Painting Cabinets so they still look good years later!

Painting Cabinets so they last

If you've been following me for some time you will remember that a few years ago I gave our kitchen a makeover.  Part of that makeover was painting our kitchen cabinets.  They have withstood the test of time and look just as good as the day I finished them.

Painting Cabinets to last

Painting kitchen cabinets

Recently I gave our Dining Room Built-In China Cabinet the same makeover.

Painted Cabinets in Dining Room

Earlier in the year we added a Built-In Window Seat and Bookcases in the master bedroom and painted them using the same method.

Painting cabinets to last in bedroom

Today I am sharing the process I used to paint the cabinets throughout our home, should you be thinking about updating yours with paint rather than the expensive cost of replacing them.  It never ceases to amaze me how a can of paint can completely transform a room!

All the products for these makeovers were purchased at Home Depot.  This is not a sponsored post, although Home Depot if you're reading this post, I'd love to work with you *wink*.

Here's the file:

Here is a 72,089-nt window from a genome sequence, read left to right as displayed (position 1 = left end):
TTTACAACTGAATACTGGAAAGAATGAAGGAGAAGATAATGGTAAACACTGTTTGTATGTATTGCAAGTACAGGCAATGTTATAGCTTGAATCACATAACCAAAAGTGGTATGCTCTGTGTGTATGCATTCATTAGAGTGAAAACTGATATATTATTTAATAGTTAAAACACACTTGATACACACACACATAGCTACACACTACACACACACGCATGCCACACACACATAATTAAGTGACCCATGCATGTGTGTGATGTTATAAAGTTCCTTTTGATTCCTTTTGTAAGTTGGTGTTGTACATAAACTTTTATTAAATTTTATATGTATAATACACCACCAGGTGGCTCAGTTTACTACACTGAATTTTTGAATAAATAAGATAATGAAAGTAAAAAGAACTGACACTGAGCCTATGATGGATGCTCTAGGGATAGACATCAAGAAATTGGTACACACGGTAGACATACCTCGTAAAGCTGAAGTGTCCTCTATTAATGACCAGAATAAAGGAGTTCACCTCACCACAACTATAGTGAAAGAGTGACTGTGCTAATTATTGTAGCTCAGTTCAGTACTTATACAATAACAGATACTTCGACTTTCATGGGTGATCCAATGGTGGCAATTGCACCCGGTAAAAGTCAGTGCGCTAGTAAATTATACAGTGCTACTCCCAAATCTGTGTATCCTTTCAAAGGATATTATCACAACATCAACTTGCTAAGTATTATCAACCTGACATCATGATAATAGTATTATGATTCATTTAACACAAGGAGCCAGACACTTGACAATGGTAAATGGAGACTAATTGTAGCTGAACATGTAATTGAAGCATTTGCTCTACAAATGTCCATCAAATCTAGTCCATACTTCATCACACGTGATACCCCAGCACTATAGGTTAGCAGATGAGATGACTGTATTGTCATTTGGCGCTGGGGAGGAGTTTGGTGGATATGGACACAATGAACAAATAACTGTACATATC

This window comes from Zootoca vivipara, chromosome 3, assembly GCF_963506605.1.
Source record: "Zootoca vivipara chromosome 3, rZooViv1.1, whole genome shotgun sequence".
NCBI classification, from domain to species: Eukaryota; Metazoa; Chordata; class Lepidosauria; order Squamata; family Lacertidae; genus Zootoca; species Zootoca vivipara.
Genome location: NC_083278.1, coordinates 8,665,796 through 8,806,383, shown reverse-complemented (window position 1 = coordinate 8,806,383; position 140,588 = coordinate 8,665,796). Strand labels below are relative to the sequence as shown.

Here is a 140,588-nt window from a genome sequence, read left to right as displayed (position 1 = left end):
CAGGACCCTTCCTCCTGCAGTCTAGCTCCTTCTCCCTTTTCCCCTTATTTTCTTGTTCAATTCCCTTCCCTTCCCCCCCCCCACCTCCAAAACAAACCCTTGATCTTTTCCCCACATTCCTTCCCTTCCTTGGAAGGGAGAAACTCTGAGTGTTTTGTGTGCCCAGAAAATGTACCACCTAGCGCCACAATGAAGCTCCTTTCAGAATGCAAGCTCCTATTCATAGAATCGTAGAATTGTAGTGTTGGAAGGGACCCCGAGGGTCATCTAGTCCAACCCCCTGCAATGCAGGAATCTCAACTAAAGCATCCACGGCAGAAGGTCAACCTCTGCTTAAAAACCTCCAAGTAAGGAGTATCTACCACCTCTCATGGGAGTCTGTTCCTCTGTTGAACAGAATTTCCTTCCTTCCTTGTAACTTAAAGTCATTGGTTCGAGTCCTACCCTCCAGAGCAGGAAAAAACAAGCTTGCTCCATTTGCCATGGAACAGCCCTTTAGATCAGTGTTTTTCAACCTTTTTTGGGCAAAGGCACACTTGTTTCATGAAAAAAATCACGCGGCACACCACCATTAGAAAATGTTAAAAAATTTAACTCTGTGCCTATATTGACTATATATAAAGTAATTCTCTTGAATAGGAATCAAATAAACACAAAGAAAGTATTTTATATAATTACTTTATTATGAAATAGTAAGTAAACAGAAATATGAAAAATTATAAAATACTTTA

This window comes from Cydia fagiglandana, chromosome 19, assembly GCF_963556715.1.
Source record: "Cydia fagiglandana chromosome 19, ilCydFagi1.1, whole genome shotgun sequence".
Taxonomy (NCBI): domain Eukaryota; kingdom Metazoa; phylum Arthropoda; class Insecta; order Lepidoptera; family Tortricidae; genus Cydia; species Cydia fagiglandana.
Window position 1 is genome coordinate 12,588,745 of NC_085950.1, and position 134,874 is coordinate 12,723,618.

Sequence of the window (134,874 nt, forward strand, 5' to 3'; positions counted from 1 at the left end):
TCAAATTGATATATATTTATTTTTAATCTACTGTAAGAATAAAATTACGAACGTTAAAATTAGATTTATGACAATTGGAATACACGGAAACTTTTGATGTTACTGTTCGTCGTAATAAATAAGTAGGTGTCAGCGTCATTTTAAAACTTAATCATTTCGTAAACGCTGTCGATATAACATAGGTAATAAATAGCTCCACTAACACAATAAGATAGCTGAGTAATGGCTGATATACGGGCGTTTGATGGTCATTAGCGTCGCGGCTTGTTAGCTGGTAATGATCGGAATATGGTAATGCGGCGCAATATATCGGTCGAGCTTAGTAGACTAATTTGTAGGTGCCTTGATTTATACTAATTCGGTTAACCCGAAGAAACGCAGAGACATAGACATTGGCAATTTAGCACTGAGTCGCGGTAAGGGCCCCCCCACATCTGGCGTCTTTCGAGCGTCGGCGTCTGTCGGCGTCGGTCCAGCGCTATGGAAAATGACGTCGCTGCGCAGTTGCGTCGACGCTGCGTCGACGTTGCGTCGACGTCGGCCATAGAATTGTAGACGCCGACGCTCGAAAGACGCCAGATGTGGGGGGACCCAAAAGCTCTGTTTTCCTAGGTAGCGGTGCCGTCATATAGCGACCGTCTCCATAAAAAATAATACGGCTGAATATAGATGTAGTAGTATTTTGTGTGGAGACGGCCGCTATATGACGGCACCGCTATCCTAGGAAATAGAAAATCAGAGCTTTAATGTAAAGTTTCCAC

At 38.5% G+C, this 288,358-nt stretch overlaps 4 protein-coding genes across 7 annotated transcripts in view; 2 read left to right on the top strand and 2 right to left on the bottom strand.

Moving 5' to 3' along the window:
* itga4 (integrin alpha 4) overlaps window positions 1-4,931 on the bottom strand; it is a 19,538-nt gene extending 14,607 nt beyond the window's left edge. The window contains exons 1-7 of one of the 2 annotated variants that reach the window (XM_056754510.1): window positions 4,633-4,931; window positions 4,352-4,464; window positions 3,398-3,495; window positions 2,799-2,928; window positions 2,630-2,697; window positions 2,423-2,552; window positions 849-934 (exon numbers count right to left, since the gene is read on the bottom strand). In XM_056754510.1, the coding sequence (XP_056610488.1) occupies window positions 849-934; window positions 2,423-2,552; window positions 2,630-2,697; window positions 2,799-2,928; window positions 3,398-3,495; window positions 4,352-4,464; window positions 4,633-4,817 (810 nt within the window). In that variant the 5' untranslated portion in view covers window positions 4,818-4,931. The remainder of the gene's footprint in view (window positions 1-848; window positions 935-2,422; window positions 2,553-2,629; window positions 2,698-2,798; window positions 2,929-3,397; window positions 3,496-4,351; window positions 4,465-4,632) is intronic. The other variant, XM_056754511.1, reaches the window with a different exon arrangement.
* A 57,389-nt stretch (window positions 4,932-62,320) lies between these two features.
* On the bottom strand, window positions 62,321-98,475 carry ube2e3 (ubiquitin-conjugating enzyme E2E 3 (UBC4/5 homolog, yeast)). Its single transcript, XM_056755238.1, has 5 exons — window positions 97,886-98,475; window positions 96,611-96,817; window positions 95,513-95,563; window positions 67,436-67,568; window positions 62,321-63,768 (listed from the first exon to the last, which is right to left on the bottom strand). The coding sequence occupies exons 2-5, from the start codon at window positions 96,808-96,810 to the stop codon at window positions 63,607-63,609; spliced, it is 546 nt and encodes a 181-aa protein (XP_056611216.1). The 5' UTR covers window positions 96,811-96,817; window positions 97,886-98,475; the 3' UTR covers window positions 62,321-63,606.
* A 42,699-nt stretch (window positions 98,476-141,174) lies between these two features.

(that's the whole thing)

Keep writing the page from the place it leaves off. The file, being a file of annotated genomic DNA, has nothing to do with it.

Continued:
How to paint cabinets so they last

Step 1: Removing the finish

Before starting this step you'll need to remove the doors and the hardware from the cabinets.  Lay them flat on top of something to raise them (I used 2 x 4's).  Sorry about the poor quality picture below - this was pre-blogging days and before I got my big girl camera.

Using a mouse sander and an 80 grit sanding pad to rough up the finish.  No need to get down to the bare wood as long as you have a rough surface for the primer to adhere.

Prepping cabinets to paint

Step 2: Priming the cabinets

Apply Zinsser Bullseye 123 All Purpose Primer (the only primer I will use). I used a small paint brush to get into the recessed bits and then a 6-inch high-density roller for the flat parts and edges of the doors. Roll in long even strokes using a wet edge.

Maybe it's overkill but I applied two coats of primer to the doors.  I'd rather error on the side of caution than have the paint peeling off later.  This ensures a good bond with the paint.

Step 3: Painting the cabinets